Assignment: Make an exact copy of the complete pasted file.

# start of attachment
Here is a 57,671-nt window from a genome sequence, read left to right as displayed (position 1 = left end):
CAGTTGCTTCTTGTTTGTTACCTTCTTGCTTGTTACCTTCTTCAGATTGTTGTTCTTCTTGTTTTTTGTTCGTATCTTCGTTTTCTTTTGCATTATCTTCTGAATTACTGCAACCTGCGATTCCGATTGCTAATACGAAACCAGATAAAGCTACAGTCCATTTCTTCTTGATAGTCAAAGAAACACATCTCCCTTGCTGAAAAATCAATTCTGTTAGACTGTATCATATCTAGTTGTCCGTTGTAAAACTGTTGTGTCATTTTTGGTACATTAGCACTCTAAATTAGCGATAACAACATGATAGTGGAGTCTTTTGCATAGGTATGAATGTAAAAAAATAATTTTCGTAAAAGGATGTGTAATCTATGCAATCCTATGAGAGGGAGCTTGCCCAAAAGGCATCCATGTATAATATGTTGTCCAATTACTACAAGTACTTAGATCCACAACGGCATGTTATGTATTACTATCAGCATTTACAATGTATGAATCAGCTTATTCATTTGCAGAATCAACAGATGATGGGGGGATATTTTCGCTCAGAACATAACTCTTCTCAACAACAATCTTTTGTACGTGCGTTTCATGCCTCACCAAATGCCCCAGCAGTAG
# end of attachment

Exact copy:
Here is a 57,671-nt window from a genome sequence, read left to right as displayed (position 1 = left end):
CAGTTGCTTCTTGTTTGTTACCTTCTTGCTTGTTACCTTCTTCAGATTGTTGTTCTTCTTGTTTTTTGTTCGTATCTTCGTTTTCTTTTGCATTATCTTCTGAATTACTGCAACCTGCGATTCCGATTGCTAATACGAAACCAGATAAAGCTACAGTCCATTTCTTCTTGATAGTCAAAGAAACACATCTCCCTTGCTGAAAAATCAATTCTGTTAGACTGTATCATATCTAGTTGTCCGTTGTAAAACTGTTGTGTCATTTTTGGTACATTAGCACTCTAAATTAGCGATAACAACATGATAGTGGAGTCTTTTGCATAGGTATGAATGTAAAAAAATAATTTTCGTAAAAGGATGTGTAATCTATGCAATCCTATGAGAGGGAGCTTGCCCAAAAGGCATCCATGTATAATATGTTGTCCAATTACTACAAGTACTTAGATCCACAACGGCATGTTATGTATTACTATCAGCATTTACAATGTATGAATCAGCTTATTCATTTGCAGAATCAACAGATGATGGGGGGATATTTTCGCTCAGAACATAACTCTTCTCAACAACAATCTTTTGTACGTGCGTTTCATGCCTCACCAAATGCCCCAGCAGTAG